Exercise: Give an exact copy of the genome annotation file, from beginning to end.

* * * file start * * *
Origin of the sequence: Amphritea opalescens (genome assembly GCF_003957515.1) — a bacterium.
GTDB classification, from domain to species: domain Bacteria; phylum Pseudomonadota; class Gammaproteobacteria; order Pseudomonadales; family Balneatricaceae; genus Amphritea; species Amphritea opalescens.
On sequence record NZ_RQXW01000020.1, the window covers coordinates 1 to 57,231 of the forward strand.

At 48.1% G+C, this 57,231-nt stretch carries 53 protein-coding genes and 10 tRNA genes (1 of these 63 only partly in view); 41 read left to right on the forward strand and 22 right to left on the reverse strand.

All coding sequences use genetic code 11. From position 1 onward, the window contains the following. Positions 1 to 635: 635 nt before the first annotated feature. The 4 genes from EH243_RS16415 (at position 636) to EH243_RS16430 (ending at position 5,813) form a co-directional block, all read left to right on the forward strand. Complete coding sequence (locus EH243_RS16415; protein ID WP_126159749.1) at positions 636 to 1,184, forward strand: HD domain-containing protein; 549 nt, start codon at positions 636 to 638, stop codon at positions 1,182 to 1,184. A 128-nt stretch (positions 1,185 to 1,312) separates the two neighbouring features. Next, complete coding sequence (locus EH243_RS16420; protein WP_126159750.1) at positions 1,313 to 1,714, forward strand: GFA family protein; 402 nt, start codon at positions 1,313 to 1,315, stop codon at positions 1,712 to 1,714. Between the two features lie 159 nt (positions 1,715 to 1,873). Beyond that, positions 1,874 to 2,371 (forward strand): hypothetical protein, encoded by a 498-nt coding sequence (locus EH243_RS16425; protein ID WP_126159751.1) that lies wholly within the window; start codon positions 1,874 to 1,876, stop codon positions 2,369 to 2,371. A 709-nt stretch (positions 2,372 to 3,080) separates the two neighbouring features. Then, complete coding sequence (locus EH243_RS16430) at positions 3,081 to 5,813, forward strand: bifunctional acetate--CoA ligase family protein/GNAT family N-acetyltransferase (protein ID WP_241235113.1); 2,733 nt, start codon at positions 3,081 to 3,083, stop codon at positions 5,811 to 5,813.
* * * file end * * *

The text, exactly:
Origin of the sequence: Amphritea opalescens (genome assembly GCF_003957515.1) — a bacterium.
GTDB classification, from domain to species: domain Bacteria; phylum Pseudomonadota; class Gammaproteobacteria; order Pseudomonadales; family Balneatricaceae; genus Amphritea; species Amphritea opalescens.
On sequence record NZ_RQXW01000020.1, the window covers coordinates 1 to 57,231 of the forward strand.

At 48.1% G+C, this 57,231-nt stretch carries 53 protein-coding genes and 10 tRNA genes (1 of these 63 only partly in view); 41 read left to right on the forward strand and 22 right to left on the reverse strand.

All coding sequences use genetic code 11. From position 1 onward, the window contains the following. Positions 1 to 635: 635 nt before the first annotated feature. The 4 genes from EH243_RS16415 (at position 636) to EH243_RS16430 (ending at position 5,813) form a co-directional block, all read left to right on the forward strand. Complete coding sequence (locus EH243_RS16415; protein ID WP_126159749.1) at positions 636 to 1,184, forward strand: HD domain-containing protein; 549 nt, start codon at positions 636 to 638, stop codon at positions 1,182 to 1,184. A 128-nt stretch (positions 1,185 to 1,312) separates the two neighbouring features. Next, complete coding sequence (locus EH243_RS16420; protein WP_126159750.1) at positions 1,313 to 1,714, forward strand: GFA family protein; 402 nt, start codon at positions 1,313 to 1,315, stop codon at positions 1,712 to 1,714. Between the two features lie 159 nt (positions 1,715 to 1,873). Beyond that, positions 1,874 to 2,371 (forward strand): hypothetical protein, encoded by a 498-nt coding sequence (locus EH243_RS16425; protein ID WP_126159751.1) that lies wholly within the window; start codon positions 1,874 to 1,876, stop codon positions 2,369 to 2,371. A 709-nt stretch (positions 2,372 to 3,080) separates the two neighbouring features. Then, complete coding sequence (locus EH243_RS16430) at positions 3,081 to 5,813, forward strand: bifunctional acetate--CoA ligase family protein/GNAT family N-acetyltransferase (protein ID WP_241235113.1); 2,733 nt, start codon at positions 3,081 to 3,083, stop codon at positions 5,811 to 5,813.